Richard Jewell opens wide this week, but the Clint Eastwood-directed film could find itself in court soon afterward facing defamation charges if Atlanta’s leading newspaper doesn’t get the results it wants.
“It is highly ironic that a film purporting to tell a tragic story of how the reputation of an FBI suspect was grievously tarnished appears bent on a path to severely tarnish the reputation of the AJC, a newspaper with a respected 150-year-old publishing legacy,” declares an explosive letter from attorney Marty Singer sent to Warner Bros and Oscar winner Eastwood on behalf of The Atlanta Journal-Constitution today (read it here).
Fueled by controversy the past two weeks over the film’s depiction of the Olivia Wilde-portrayed Kathy Scruggs allegingly trading sex with an FBI agent for information that security guard Jewell was their lead suspect in the 1996 Atlanta Olympics bombing, the correspondence sent today makes no bones about the next step being a “defamation lawsuit in various jurisdictions.”
This escalation follows AJC Editor-in-Chief Kevin Riley insisting in public statements and past letters that the now-deceased Scruggs never traded sex for tips in the widely covered story. That story flooded newspapers and cable news with banners identifying Jewell as the FBI’s top suspect. Heroically having helped get hundreds of civilians out of harm’s way just before the July 1996 bombing in Centennial Olympic Park, the AT&T security guard later was cleared by the Bureau and the media after about three heavily scrutinized months as virtually public enemy No. 1.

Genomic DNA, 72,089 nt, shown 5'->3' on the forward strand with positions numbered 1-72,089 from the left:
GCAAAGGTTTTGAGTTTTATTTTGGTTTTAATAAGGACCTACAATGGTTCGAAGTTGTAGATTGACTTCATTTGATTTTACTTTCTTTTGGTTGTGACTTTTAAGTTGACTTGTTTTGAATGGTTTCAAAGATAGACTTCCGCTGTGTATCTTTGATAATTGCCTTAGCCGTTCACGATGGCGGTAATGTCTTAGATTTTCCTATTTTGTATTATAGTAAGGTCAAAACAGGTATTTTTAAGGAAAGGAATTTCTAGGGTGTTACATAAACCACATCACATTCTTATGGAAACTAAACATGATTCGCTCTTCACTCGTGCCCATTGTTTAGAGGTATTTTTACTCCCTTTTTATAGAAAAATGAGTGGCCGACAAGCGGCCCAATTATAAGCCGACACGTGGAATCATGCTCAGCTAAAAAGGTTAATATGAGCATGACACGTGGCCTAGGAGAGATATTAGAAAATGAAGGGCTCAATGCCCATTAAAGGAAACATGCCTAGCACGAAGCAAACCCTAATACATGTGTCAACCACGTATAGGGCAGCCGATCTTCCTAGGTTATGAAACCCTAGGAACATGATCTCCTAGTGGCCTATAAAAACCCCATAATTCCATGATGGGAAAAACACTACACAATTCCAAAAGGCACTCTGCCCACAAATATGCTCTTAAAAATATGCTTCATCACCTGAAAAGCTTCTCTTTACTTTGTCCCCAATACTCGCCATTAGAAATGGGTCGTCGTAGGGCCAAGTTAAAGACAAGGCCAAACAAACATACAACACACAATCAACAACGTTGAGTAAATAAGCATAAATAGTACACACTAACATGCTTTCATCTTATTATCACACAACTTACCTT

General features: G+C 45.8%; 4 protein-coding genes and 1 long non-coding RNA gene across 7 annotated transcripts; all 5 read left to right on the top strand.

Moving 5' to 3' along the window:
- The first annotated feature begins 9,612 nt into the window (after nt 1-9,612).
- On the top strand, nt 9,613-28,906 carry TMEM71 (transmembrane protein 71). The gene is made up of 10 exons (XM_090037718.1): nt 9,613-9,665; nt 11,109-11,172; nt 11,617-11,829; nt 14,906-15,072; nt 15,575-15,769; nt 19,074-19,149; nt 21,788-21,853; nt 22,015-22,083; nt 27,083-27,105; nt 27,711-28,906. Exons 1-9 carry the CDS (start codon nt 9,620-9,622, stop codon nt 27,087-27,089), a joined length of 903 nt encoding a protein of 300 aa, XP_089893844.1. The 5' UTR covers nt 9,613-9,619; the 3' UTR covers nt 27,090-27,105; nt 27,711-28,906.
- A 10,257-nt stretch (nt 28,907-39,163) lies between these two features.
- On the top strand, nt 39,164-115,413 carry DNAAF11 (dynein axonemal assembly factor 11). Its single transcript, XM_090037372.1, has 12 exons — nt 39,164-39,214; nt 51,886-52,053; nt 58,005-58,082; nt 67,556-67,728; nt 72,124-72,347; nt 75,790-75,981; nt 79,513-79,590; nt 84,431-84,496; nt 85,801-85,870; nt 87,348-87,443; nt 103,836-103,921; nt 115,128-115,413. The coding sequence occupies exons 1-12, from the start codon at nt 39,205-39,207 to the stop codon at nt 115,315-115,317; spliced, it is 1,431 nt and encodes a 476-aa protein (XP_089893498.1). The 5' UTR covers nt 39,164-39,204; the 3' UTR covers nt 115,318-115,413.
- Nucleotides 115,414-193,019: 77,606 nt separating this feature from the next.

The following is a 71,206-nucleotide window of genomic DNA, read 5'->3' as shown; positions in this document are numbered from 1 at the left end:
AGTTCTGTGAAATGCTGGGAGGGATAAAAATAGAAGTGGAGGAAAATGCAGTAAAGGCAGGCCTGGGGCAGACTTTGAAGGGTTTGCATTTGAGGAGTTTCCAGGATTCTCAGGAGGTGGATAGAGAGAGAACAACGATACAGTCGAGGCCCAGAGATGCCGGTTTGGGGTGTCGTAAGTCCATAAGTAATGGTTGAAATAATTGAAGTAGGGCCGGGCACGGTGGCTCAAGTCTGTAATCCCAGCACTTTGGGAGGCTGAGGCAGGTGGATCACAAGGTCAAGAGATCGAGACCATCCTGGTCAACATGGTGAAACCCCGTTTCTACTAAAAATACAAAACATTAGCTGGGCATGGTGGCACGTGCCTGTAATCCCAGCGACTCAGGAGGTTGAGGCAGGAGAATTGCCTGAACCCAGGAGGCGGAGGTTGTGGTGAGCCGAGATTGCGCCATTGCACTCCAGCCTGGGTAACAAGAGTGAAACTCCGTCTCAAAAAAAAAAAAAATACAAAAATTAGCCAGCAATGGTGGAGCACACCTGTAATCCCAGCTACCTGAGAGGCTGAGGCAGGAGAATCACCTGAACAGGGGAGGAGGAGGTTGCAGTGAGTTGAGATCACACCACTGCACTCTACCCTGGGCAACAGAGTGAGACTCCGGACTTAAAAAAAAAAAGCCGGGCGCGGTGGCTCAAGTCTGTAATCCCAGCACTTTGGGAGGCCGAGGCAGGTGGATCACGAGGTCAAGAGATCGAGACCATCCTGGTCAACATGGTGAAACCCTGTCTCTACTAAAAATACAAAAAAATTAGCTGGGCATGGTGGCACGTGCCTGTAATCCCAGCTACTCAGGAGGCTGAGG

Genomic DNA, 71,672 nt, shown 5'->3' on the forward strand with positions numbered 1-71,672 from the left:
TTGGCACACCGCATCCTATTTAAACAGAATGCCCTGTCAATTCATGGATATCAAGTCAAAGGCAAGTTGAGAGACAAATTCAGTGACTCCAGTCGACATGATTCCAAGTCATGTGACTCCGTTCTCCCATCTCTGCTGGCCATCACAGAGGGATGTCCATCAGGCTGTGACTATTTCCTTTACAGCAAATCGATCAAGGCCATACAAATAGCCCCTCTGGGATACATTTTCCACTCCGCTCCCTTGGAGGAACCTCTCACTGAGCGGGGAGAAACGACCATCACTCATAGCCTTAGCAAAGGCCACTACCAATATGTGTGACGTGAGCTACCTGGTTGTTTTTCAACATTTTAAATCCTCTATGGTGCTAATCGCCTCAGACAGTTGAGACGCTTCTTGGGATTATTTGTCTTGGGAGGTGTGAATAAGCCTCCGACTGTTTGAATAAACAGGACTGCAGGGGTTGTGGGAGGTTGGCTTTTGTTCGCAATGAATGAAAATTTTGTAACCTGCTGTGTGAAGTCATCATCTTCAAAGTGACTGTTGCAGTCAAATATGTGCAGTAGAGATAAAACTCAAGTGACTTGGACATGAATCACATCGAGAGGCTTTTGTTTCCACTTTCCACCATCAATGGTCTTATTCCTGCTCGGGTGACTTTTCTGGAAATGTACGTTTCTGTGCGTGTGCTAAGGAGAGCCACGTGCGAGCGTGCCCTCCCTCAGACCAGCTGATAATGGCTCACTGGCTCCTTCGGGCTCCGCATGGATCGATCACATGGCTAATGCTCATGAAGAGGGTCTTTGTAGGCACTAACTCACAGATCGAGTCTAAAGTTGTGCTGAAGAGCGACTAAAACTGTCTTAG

Coming the same day that Richard Jewell essentially was snubbed in the Golden Globes nominations, Riley’s insistence on what Scruggs seemingly didn’t do and the role that the AJC played in eventually exonerating Jewell is what Monday’s letter reiterates with blunt force.
“The Richard Jewell film falsely portrays the AJC and its personnel as extraordinarily reckless, using unprofessional and highly inappropriate reporting methods, and engaging in constitutional malice by recklessly disregarding information inconsistent with its planned reporting,” the seven-page correspondence from the Hollywood heavyweight lawyers to Eastwood and the now-AT&T-owned studio says. “This, too, is the height of irony, since all those involved in the film’s creation and dissemination and its false portrayal of the AJC are the ones who have acted recklessly and are engaging in constitutional malice,” it adds.
“Accordingly, we hereby demand that you immediately issue a statement publicly acknowledging that some events were imagined for dramatic purposes and artistic license and dramatization were used in the film’s portrayal of events and characters,” the letter proclaims of the movie starring Paul Walter Hauser as Jewell. “We further demand that you add a prominent disclaimer to the film to that effect.”
Warner Bros has not responded to request for comment on the letter, which we understand it received this morning. However, the letter from the Lavely & Singer partner wants their stated significant response from the film “based on the true story,” as its promotional material states, ASAP or they plan to move fast filing in the courts — a lot of courts, it seems
“Since the film will be released internationally, my clients do not need to satisfy constitutional malice criteria for a successful defamation lawsuit in various jurisdictions including, but not limited to, the UK, France, and Australia,” Singer asserts of the movie, which opens Friday in North America. “My clients will simply need to establish that statements in the film are false and that it is defamatory by harming my client’s reputation, one of the finest newspapers in the world.”
Speaking to Deadline’s Anthony D’Alessandro last week, Wilde decried what she saw as the moves toward her character “being boiled down to one inferred scene.” The actor said that, based on her research on Scruggs and the Billy Ray-penned script, “what I discovered was that she was an incredibly intrepid, dogged reporter, a woman in 1996 who rose in the ranks of a newspaper.” The Booksmart director added, “It’s not a very easy thing to do.”